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Wiring new shed, ground rod?

Post in 'DIY and General non-hearth advice' started by thinkxingu, Apr 5, 2010.

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  1. fbelec

    fbelec Minister of Fire

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    it will see higher and lower voltages. got to see it first hand. when i got to this guys house he had 60 volts on one phase and 180 on the other. it would change with the different loads put on each phase. when i shut off his main everything was normal as far as measuring the voltage from phase to phase and from phase to ground. turn on his breaker and the voltage varied. thought it was a bad main breaker so i changed it. still the same. power company came and fixed the center tap on their wire at the pole and everything was normal. he still needs a new ground but won't here of it. so we wait for the next time it happens to him so that he can buy all new electronic.

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  2. oldspark

    oldspark Guest

    He needs the ground and I understand why he asked the question now, but getting off track I do not know why you need a megger for the ground rod reading, and they do not cost a 1,000, I have an old one but if I was to check the ohms on a ground rod I would just use my meter, the megger is a better tool for some things but not sure why you would use it in this case.
  3. oldspark

    oldspark Guest

    Actually I looked it up and you do not use a meter or a megger, they make a special tool for checking the ground rod, the code person should be the one checking it not you, I would call him out on that.
  4. fbelec

    fbelec Minister of Fire

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    hi oldspark

    can you point me in the direction of this ground rod checker. the inspectors around here want it done with a megger. i don't know why, but thats what they want. and if the fix to getting my job to pass inspection is cheap like a extra ground rod thats what i do. but now if there is ground rod checker i need to know for less work.

    frank
  5. oldspark

    oldspark Guest

    Oh boy, can of worms, the testers are pricey and I guess there is a way to do it with a megger, (3 point test) and the second ground rod is what some people recomend, just do a google search and the can of worms tips over. My thought was if the soil is not that good why would 2 be better than one. This subject is worse than some of those related to wood burning here on hearth.con! :lol:
  6. fbelec

    fbelec Minister of Fire

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    nah. dealing with the inspectors that interpret the code wrong or different, or just want to have a big head. thats tuff.
  7. Tony H

    Tony H New Member

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    Ground rod Yes YOU WANT ONE when it's needed you want the shortest straightest path to ground to minimize damage to life and property.
    You will only need a single ground rod for a shed and most buildings . We would only install ground plains when the ground was poor and we has lots of telephone and data equipment to protect.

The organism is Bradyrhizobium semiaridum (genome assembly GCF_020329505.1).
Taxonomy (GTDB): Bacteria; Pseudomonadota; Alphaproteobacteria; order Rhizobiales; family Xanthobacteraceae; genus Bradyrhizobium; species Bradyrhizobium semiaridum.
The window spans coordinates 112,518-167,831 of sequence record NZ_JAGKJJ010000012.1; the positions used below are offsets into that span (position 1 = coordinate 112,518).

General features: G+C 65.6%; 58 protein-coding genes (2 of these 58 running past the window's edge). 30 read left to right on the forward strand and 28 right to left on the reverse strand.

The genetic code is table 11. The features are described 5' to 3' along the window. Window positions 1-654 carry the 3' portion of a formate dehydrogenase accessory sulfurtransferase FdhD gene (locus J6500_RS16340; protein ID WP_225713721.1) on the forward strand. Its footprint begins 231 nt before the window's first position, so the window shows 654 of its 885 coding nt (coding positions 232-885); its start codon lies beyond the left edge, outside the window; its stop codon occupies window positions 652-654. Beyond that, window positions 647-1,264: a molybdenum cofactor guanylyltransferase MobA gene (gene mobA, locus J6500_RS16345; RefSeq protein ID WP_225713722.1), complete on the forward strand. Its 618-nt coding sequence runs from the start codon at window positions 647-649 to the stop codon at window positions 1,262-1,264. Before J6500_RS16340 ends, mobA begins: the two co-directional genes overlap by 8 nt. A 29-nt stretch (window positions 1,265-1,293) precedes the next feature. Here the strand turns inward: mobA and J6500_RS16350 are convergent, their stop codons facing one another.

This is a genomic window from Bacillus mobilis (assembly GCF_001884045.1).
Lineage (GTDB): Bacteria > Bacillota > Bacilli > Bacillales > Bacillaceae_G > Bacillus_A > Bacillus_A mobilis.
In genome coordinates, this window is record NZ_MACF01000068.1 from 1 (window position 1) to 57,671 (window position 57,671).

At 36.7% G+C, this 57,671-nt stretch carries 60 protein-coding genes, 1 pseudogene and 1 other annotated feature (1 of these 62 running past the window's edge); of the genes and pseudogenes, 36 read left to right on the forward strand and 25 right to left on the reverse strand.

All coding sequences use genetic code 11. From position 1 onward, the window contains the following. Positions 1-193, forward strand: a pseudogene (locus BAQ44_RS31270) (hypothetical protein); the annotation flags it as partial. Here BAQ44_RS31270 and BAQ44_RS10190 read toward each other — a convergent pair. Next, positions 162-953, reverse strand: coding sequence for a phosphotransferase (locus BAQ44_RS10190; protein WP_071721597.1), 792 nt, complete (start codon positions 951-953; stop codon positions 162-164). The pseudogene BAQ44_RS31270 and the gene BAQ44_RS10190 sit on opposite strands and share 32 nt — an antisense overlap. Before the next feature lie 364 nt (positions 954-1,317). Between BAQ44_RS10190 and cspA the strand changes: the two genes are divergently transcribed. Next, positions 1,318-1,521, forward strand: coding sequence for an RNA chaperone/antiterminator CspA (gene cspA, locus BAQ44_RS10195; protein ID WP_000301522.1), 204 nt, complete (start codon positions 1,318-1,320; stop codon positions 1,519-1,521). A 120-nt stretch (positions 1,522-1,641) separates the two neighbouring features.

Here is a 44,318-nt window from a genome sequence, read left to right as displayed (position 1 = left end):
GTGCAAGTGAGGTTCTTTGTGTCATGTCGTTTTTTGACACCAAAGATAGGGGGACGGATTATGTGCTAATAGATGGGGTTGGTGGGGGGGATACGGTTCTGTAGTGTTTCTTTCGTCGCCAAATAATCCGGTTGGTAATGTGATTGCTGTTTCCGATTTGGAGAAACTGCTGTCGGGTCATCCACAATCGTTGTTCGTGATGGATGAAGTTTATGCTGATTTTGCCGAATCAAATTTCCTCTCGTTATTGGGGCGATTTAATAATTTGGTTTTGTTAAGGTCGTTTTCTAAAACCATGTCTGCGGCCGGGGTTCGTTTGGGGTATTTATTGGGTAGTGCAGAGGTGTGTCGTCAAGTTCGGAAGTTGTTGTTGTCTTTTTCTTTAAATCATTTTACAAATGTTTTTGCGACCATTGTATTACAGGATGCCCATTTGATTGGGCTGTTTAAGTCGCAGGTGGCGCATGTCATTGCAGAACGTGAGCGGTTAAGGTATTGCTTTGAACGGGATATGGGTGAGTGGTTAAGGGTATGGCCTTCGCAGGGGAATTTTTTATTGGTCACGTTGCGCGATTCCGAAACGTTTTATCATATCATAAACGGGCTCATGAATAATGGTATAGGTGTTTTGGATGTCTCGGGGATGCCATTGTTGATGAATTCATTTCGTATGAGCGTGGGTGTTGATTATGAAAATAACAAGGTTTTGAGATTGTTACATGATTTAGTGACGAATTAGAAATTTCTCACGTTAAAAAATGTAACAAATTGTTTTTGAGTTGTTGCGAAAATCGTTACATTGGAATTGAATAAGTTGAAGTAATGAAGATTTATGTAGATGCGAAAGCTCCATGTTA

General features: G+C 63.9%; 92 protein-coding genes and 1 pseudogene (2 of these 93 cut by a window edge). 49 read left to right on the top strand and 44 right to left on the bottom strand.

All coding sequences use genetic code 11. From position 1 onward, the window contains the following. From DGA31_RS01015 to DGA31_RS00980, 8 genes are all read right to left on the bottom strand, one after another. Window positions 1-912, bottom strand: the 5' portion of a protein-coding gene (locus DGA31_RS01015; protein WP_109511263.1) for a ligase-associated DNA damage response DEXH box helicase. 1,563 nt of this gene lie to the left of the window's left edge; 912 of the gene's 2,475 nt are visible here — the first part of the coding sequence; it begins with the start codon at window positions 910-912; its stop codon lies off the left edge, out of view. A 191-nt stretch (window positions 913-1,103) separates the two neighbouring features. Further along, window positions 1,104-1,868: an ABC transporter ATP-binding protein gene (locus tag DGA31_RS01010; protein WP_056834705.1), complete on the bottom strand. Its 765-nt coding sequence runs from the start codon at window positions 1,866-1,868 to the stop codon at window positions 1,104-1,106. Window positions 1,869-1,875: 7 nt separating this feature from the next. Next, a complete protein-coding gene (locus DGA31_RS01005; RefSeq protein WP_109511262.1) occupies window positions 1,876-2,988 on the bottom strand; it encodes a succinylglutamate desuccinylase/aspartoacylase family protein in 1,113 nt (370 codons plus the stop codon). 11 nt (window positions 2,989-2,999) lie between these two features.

8. fbelec

    fbelec Minister of Fire

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    hi tony
    i've never done a ground plane. what's involved with doing it?
  9. feelingasi

    feelingasi Member

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    the best way to do this is to go buy some direct bury mobile home wire 2-2-2-4al, its about 1.80 a foot. put it in pipe. 1 1/4 is possible but 2" would be better.no more than 360 deg of bend in the pipe. bury a couple spare 3/4 for future. you may want to add a light that you can controll from the house,cable,internet, etc???. with the 4 wire system you should not install a ground rod. by doing so you establish a parallel path for fault current to travel in. this is an unlikely occurance but it can happen. at any one property, consisting of one service, the main panel should be the only point in the electrical that is bonded!!! if you want to add a ground rod there go ahead. the #4 should be hooked to an auxillary ground bar inside your subpanel(you will have to purchase this separate), and do not bond the nuetral. all nuetrals from branch ckts go to nuetral bar, all bares or greens go to aux grnd bar. being in your shed does not make it any different that being a sub panel anywhere else in your home. it is not a separately derived system as it is not a standalone service nor is it derived from a XFMR. If you need code sections i will be more than happy to look them up. I'm just being lazy right now. 15 yr IBEW inside wireman.
  10. Tony H

    Tony H New Member

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    The terminology may not be correct but what we called a ground plane was not the typical RF antenna version but simply a series of ground rods tied together to provide a better ground and larger capacity from the building / equipment to ground.
    What we did was put in five ground rods laid out in a grid with one central rod and the four other laid out in a somewhat box shape 6' to 10' apart and tie them all together and back to a ground bar and then a couple of grd wires back to the building.
    There was a formula we used for sizing the wires.
  11. fbelec

    fbelec Minister of Fire

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    ya i know what you mean. i can't remember the name either. we do a ground like that on inground pools.
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